In the studio: Sony A99

Sony A99

Over the past few years, Sony has slowly inched into the professional camera market dominated by Canon and Nikon. Last year, the Japanese company launched a few digital single-lens translucent (DSLT) cameras in its Alpha series. Of these the A77 was the best, with a 24.3-megapixel sensor and an electronic viewfinder.

In January 2013, the company launched A99 at Rs 1.8 lakh, its first full-frame DSLT camera. The camera is a successor to the A900, which was launched over four years ago. Since then, Sony has come up with the revolutionary NEX series of cameras that have image quality to rival DSLRs in a very compact and portable body. The A99 marks the company's return to the full-frame camera territory.

Specifications

24-MP full-frame CMOS Sensor

3-inch LCD screen (pull out, tilt, swivel)

OLED electronic viewfinder

ISO range 100-25,600

Can shoot up to 6 frames-per-second with autofocus

Top panel LCD

Microphone and headphone sockets

GPS

14-bit RAW format images

Build and design

The Sony A99 is very sturdy and well-designed. DSLT cameras are generally on the heavier side and anyone upgrading from a compact camera will take quite some time to get used to the weight. The A99 body weighs 730 g, but it felt heavy after attaching the lens that came with the review unit: Carl Zeiss Vario-Sonnar 24-70 mm F2.8. The lens weighs almost 1 kg, taking the total weight of the A99 to 1.7 kg.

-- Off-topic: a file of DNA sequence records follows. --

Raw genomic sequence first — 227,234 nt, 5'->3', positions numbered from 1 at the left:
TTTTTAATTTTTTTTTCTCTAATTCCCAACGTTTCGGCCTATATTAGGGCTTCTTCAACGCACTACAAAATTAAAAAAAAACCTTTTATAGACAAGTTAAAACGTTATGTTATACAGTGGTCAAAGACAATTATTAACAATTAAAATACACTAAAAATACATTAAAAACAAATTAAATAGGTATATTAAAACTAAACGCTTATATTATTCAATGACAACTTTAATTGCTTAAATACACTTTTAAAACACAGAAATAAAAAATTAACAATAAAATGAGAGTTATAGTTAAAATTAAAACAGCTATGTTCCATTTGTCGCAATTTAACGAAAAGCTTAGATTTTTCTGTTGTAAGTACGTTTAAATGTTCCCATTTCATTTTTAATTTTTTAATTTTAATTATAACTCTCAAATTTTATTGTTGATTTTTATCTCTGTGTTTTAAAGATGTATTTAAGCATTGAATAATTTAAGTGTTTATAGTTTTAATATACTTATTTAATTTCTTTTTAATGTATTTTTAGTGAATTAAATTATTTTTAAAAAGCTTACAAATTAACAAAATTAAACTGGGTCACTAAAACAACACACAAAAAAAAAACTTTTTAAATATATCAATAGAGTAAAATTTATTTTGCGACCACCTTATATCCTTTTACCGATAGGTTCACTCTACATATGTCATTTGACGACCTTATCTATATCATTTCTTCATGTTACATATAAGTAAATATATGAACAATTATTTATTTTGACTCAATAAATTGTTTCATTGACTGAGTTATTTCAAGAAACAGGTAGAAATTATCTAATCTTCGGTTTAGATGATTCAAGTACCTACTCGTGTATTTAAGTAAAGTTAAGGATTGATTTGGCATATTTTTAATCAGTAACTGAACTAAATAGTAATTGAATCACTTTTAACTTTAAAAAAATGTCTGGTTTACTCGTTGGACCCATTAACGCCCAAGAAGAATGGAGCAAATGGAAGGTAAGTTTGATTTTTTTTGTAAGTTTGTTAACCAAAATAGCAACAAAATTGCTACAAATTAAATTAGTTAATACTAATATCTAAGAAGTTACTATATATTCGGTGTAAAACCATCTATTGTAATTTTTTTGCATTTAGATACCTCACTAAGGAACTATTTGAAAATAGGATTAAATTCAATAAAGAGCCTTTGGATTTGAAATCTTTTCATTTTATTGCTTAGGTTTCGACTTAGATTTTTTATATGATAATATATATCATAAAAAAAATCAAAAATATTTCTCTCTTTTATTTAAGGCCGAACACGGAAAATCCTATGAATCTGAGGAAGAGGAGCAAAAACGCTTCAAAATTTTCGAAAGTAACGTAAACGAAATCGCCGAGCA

When the camera is so heavy, it has to have a set of controls that make shooting easy and the Sony A99 fares very well on that front. On first glance, it may seem like there are too many buttons, but most of them are useful and well-placed.

The top has the shutter button, enclosed by the ring-shaped power switch. Just ahead of that, there is a dial which lets you adjust shutter speed, aperture or ISO (light sensitivity). The placement is excellent and lets you tweak your image quickly before clicking. On the top panel, the A99 also has dedicated buttons to adjust settings like ISO and white balance, along with a dial for switching between various camera modes and an LCD panel that lets you take a quick look at exposure, shutter speed, aperture, etc before clicking. There is a standard flash hotshoe here, which is compatible with most flash accessories in the market.

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